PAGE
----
Saturday, January 17, 2009

Scallion Pancakes

The Chinese name for this dish is cong you bing which literally translates to onion oil pancake, and that's really all there is to it. Since the ingredient list is so short, it's perfect for this month's Weekend Cookbook Challenge which is run by Sara of I Like to Cook: 5 ingredients or less!

I love green onion pancakes (aka scallion pancakes). You can eat it alone as a snack, dipping it in a simple sauce if you'd like. You can eat it as a side instead of rice. You can wrap meat and veggies in it with some hoisin sauce - yum! Fry it up with scrambled eggs for a great breakfast. The list goes on and on. Plus it freezes really well, so you can make a ton and freeze them for convenient future usage! I even had a green onion pancake-off with a friend once. We both made them and fed them to our friends for judging, and I'm proud to say that I won :)

Another thing I love about green onion pancakes are the layers. Look at those gorgeous layers! As a kid, I loved peeling off the layers and eating them one by one, and I'm not ashamed to say that I still play with my food to this day!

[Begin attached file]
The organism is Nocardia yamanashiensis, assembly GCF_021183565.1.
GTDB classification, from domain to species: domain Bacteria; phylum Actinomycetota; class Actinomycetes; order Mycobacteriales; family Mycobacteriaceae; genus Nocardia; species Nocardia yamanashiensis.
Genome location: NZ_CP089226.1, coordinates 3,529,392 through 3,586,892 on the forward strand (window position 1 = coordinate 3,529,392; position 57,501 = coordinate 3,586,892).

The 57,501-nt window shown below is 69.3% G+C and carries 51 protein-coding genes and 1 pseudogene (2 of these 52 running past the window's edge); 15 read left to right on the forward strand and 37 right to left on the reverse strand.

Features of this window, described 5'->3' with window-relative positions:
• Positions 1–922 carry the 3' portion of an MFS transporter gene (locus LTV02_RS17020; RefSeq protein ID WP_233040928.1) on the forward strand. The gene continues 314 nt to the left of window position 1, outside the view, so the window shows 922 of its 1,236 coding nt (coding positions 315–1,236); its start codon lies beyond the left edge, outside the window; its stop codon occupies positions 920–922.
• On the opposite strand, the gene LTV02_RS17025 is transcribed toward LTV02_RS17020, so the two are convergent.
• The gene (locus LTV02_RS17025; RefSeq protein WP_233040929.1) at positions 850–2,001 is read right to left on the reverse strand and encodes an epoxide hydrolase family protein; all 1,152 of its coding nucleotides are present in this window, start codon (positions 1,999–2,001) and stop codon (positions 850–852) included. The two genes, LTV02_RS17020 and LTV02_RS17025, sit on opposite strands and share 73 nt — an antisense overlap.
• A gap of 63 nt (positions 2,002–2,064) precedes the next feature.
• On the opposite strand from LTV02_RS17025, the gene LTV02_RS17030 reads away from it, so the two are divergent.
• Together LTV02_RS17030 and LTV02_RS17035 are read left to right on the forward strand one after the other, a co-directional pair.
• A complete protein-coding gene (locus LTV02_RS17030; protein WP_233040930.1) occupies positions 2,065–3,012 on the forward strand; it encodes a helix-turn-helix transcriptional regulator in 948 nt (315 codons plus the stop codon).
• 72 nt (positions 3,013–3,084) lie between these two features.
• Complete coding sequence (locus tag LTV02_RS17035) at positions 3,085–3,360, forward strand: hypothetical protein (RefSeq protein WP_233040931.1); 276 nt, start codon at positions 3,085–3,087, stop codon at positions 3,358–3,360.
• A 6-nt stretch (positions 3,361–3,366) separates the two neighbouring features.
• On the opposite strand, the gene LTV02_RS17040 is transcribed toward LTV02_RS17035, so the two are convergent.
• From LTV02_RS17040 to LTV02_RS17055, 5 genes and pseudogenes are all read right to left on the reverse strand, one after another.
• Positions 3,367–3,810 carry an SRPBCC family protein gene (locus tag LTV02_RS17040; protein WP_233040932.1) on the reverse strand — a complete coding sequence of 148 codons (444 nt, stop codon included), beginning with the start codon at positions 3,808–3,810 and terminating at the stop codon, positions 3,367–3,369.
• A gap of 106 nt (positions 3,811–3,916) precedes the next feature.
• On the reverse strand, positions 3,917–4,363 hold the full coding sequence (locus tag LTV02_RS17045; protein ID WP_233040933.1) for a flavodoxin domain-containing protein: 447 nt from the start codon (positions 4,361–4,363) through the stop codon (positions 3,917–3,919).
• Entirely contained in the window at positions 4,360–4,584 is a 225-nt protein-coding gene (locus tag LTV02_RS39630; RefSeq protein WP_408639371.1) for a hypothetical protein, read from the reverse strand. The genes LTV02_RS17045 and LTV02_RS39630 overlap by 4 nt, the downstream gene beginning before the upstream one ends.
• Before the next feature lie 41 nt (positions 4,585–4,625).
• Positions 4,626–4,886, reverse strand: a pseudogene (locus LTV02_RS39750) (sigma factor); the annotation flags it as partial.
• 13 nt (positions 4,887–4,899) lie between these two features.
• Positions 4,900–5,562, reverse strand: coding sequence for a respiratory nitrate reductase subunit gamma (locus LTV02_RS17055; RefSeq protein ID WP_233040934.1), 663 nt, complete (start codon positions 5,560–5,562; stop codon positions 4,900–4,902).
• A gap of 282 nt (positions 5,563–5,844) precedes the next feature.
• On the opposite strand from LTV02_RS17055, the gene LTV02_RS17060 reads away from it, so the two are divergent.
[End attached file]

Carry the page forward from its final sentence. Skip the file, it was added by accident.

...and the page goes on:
Anyway, enough babbling, here's the recipe!

Ingredients:

  • All purpose flour
  • Hot, preferably boiling, water (approx 2:1 ratio of flour to water)
  • Oil (I like to use a combo of vegetable and sesame and will elaborate below)
  • Salt
  • Green onions (diced)

Method:

  • In a stand mixer, or by hand, mix the flour and water together and knead until a nice dough is formed. The ratio should be about 2:1 and should be a non-sticky but relatively soft dough. It's pretty forgiving, so this doesn't have to be perfect. Hot water is important however because that will give you the texture you want (or so I was told when I first learned to make it).
  • Take a small piece of dough (however big you want your pancake to be) and roll it out as thin as possible. The shape doesn't matter (as you can see below). And it's even okay if you rolled it so thin that there are holes in it.
  • Drizzle some oil and rub it in with your hands so that the entire surface is lightly covered, but there are no pools of oil in any one spot. I like to use a combo of vegetable oil and sesame oil. I find that all sesame oil is a bit too strong for my taste, but vegetable oil alone is a bit boring, but really, use what you have and what you like. In fact, lard is probably the best option if you're brave enough to use it! (I'm not)